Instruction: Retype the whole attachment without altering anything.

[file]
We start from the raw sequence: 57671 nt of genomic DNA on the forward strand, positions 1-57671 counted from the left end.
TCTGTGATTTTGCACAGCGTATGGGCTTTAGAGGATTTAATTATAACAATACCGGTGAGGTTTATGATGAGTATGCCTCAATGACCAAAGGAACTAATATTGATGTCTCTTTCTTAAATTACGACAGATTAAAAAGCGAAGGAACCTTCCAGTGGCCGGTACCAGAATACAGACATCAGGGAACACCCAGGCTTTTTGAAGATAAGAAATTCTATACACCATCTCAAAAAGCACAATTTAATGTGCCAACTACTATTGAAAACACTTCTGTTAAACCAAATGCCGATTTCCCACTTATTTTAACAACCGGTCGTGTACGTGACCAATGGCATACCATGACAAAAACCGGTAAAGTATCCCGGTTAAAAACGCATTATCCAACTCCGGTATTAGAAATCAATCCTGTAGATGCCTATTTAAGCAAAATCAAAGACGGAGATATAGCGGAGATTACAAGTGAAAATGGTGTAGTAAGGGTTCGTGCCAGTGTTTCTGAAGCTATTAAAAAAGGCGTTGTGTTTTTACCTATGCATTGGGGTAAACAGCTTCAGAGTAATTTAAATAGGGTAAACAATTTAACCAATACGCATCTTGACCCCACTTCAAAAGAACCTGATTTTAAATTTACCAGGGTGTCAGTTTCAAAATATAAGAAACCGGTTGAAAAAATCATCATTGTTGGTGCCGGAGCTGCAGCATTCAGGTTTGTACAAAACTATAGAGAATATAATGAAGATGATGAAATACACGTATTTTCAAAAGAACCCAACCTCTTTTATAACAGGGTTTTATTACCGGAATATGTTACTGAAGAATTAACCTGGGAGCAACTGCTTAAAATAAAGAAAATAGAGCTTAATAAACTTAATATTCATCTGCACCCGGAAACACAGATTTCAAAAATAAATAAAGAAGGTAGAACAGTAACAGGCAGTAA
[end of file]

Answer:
We start from the raw sequence: 57671 nt of genomic DNA on the forward strand, positions 1-57671 counted from the left end.
TCTGTGATTTTGCACAGCGTATGGGCTTTAGAGGATTTAATTATAACAATACCGGTGAGGTTTATGATGAGTATGCCTCAATGACCAAAGGAACTAATATTGATGTCTCTTTCTTAAATTACGACAGATTAAAAAGCGAAGGAACCTTCCAGTGGCCGGTACCAGAATACAGACATCAGGGAACACCCAGGCTTTTTGAAGATAAGAAATTCTATACACCATCTCAAAAAGCACAATTTAATGTGCCAACTACTATTGAAAACACTTCTGTTAAACCAAATGCCGATTTCCCACTTATTTTAACAACCGGTCGTGTACGTGACCAATGGCATACCATGACAAAAACCGGTAAAGTATCCCGGTTAAAAACGCATTATCCAACTCCGGTATTAGAAATCAATCCTGTAGATGCCTATTTAAGCAAAATCAAAGACGGAGATATAGCGGAGATTACAAGTGAAAATGGTGTAGTAAGGGTTCGTGCCAGTGTTTCTGAAGCTATTAAAAAAGGCGTTGTGTTTTTACCTATGCATTGGGGTAAACAGCTTCAGAGTAATTTAAATAGGGTAAACAATTTAACCAATACGCATCTTGACCCCACTTCAAAAGAACCTGATTTTAAATTTACCAGGGTGTCAGTTTCAAAATATAAGAAACCGGTTGAAAAAATCATCATTGTTGGTGCCGGAGCTGCAGCATTCAGGTTTGTACAAAACTATAGAGAATATAATGAAGATGATGAAATACACGTATTTTCAAAAGAACCCAACCTCTTTTATAACAGGGTTTTATTACCGGAATATGTTACTGAAGAATTAACCTGGGAGCAACTGCTTAAAATAAAGAAAATAGAGCTTAATAAACTTAATATTCATCTGCACCCGGAAACACAGATTTCAAAAATAAATAAAGAAGGTAGAACAGTAACAGGCAGTAA